Common Serious Impulsive Behaviors in PTSD

How Impulsive Behaviors and Post Traumatic Stress Disorder Are Strongly Related

Businessman holding whiskey glass
Hinterhaus Productions/Getty Images

How often do you suddenly do something without (a) thinking about it first, (b) being able to control it once it starts, or (c) considering what may happen as a result of it?

That's impulsive behavior. If you have posttraumatic stress disorder (PTSD), you're probably aware of the strong connection between your condition and impulsive behaviors.

Most of the time, you do something impulsively as a way of finding relief from a stressful feeling--for example, a painful emotion. And you may even feel better short-term. But long-term, if some of your impulsive actions have serious consequences and you keep on doing them, you may become more upset or even do yourself harm that can't be undone.

Serious impulsive behaviors include:

All these behaviors are more common in people with PTSD.

PTSD and Eating Disorders

Eating disorders are common among people who've lived through trauma. If you struggle with an eating disorder, you may be among them. Childhood sexual abuse, in particular, is a risk factor for developing an eating disorder.

People with PTSD are three times as likely as others to develop bulimia nervosa, often called simply "bulimia." Bulimia involves impulsive bouts of uncontrolled binge eating followed by vomiting (commonly called binging and purging) or by excessive exercise to burn off extra calories.

Another common eating disorder, anorexia nervosa (commonly shortened to "anorexia"), also features impulsive behavior. Anorexia is a kind of deliberate day-to-day starvation resulting in abnormally low body weight and featuring an intense fear of gaining weight and a distorted body image.

People with bulimia are more likely than people with anorexia to have PTSD.

PTSD and Substance Abuse

People with PTSD are more likely than others to have problems with serious impulsive behaviors related to alcohol abuse and/or drug abuse. For example, one study found that approximately 31% of people with PTSD had also experienced problems with drug abuse, and around 40% of people with PTSD had had problems with alcohol abuse.

There are a number of reasons why PTSD may be connected with substance abuse. A common theory is that the substances are used to "self-medicate" the intense and distressing symptoms of PTSD. For example, the more severe a person's hyperarousal symptoms are, the more likely it is that he or she will abuse alcohol as a way of reducing those symptoms.

PTSD and Deliberate Self-Harm

People who deliberately self-harm (self-injure) impulsively cause immediate physical damage to themselves, but they aren't trying to end their lives.Typical self-harm behaviors include cutting and burning.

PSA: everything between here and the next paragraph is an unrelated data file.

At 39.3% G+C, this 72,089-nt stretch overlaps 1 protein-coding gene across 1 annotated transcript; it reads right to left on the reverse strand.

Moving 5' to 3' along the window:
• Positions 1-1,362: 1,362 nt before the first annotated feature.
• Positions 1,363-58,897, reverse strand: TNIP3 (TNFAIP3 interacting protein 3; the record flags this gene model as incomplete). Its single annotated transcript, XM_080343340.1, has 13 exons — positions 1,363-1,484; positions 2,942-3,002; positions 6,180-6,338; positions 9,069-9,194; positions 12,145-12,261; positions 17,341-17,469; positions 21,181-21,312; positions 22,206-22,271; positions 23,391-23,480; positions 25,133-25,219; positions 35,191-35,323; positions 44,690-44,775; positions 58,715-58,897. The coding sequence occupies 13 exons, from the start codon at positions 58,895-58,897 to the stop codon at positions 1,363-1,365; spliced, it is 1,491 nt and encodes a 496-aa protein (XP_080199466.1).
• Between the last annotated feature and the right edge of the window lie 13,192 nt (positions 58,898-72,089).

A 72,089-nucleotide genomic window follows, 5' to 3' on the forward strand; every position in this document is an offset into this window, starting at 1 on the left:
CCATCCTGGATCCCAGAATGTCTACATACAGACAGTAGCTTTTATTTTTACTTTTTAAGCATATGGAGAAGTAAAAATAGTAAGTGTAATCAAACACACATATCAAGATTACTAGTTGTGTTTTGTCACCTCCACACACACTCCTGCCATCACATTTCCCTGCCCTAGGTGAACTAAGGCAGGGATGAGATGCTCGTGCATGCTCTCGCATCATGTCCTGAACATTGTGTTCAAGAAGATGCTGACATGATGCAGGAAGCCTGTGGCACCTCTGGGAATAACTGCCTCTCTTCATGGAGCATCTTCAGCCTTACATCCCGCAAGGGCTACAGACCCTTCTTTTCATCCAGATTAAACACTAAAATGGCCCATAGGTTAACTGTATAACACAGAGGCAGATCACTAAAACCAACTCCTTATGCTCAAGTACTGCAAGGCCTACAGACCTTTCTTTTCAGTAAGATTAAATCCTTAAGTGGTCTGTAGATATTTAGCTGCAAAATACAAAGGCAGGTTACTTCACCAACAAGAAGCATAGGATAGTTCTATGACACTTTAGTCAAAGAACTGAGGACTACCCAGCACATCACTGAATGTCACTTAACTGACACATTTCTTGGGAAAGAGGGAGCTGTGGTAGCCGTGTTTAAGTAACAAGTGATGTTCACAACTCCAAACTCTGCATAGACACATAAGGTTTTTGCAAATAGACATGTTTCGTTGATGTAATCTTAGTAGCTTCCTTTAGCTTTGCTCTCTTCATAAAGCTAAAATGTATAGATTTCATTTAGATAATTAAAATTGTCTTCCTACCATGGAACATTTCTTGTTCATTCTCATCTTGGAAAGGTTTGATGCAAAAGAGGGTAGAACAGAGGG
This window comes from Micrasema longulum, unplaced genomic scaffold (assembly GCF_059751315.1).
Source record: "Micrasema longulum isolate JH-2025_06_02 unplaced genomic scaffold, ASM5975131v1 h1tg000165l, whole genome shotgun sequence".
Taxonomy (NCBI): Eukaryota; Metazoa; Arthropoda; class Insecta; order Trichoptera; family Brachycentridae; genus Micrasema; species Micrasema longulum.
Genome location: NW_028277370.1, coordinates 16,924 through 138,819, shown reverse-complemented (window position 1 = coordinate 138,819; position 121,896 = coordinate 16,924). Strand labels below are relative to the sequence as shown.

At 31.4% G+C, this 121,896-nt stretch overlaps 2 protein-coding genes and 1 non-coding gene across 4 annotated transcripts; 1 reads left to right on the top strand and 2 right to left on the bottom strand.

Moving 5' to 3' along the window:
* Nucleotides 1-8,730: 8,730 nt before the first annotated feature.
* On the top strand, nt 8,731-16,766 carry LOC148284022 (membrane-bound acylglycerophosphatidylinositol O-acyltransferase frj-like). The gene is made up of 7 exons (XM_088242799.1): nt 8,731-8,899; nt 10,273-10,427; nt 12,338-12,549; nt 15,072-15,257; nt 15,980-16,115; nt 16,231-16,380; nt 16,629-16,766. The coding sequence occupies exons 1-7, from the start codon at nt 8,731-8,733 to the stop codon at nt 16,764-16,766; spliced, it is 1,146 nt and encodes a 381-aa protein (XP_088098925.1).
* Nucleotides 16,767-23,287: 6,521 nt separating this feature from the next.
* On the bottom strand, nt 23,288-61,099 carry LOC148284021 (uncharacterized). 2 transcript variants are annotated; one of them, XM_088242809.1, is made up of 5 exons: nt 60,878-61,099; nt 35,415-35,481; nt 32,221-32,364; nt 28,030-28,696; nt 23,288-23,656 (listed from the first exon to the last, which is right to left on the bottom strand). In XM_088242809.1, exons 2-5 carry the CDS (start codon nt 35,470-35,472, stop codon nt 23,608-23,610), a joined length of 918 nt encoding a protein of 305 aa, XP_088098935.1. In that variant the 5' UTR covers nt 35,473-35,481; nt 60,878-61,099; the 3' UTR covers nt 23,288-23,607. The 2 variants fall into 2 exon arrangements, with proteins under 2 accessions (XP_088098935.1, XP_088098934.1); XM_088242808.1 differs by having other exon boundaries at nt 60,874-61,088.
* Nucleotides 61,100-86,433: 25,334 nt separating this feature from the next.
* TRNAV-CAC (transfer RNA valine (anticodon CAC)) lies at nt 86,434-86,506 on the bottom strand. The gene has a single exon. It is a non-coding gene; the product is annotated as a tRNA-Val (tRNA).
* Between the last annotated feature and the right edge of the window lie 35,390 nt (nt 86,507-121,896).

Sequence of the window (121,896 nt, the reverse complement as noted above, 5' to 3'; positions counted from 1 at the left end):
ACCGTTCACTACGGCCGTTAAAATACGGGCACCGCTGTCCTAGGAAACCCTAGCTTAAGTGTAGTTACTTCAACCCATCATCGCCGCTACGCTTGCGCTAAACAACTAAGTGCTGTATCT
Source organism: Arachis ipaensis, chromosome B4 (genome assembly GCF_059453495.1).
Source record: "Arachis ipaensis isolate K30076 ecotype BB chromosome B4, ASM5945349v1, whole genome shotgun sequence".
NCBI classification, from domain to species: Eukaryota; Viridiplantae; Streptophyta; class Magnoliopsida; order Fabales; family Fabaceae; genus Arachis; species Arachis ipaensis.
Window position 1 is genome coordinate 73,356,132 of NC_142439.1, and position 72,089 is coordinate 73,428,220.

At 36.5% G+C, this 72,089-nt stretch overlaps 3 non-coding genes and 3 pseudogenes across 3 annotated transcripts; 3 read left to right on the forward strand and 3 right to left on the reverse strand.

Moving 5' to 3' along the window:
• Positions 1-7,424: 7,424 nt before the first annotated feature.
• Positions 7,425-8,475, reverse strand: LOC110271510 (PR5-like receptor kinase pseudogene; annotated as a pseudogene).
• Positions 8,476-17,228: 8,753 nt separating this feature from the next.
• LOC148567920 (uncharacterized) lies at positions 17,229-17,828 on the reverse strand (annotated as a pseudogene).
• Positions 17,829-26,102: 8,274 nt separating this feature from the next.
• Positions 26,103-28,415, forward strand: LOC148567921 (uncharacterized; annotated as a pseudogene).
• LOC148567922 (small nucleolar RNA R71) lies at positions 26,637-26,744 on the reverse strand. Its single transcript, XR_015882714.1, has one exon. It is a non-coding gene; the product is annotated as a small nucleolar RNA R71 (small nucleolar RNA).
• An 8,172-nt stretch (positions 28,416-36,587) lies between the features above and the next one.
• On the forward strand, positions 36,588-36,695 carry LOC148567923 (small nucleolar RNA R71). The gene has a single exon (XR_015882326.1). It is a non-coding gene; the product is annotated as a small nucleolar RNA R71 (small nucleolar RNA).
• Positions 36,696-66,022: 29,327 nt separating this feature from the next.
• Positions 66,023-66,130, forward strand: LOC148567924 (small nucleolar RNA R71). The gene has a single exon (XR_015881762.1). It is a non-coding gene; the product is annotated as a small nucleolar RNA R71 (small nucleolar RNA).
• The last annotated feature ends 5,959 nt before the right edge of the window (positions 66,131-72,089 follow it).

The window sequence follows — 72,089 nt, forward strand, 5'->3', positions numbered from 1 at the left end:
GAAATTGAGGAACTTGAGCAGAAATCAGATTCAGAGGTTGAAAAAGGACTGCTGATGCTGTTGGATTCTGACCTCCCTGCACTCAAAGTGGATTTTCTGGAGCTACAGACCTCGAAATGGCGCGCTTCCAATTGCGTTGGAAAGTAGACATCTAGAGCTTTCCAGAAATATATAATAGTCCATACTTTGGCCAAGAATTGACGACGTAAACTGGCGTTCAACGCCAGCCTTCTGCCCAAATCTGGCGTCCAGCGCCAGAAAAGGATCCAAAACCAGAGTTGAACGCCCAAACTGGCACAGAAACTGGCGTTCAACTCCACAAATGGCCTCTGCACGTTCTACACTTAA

Many self-harming people with PTSD and others who self-harm have been through severely traumatic events such as sexual or physical abuse. They may harm themselves to temporarily escape upsetting thoughts or memories related to their trauma.

Others may self-harm as a way of actually feeling something, or creating feelings, in the face of ongoing emotional numbness.

PTSD and Suicide

People with PTSD and those who've been through physical or sexual assault have a higher risk of impulsively committing suicide. Reasons why include:

  • The symptoms of PTSD can make a person feel constantly fearful and isolated with no hope of escaping them.
  • Depression is common among people with PTSD.

Getting Help for Serious Impulsive Behaviors

If you're looking for this type of help, you can choose to explore a number of different coping skills. They include:

There are also different ways of coping with suicidal thoughts.

In addition, getting treatment for your PTSD may include help to reduce your risk of serious impulsive behaviors. You can find more information about treatment providers in your area who may offer these treatments at UCompare HealthCare.

Was this page helpful?

Article Sources

  • Brewerton, T.D. (2007). Eating disorders, trauma, and comorbidity: Focus on PTSD. Eating Disorders: The Journal of Treatment & Prevention, 15, 285-304.
  • Gratz, K. L. (2003). Risk factors for and functions of deliberate self-harm: An empirical and conceptual review. Clinical Psychology: Science and Practice, 10, 192-205.
  • Kessler, R.C., Sonnega, A., Bromet, E., Hughes, M., & Nelson, C.B. (1995). Posttraumatic stress disorder in the National Comorbidity Survey. Archives of General Psychiatry, 52, 1048-1060.
  • Anorexia nervosa: overview.
  • Tarrer, N., & Gregg, L. (2004). Suicide risk in civilian PTSD patients: Predictors of suicidal ideation, planning, and attempts. Social Psychiatry and Psychiatric Epidemiology, 39, 655-661.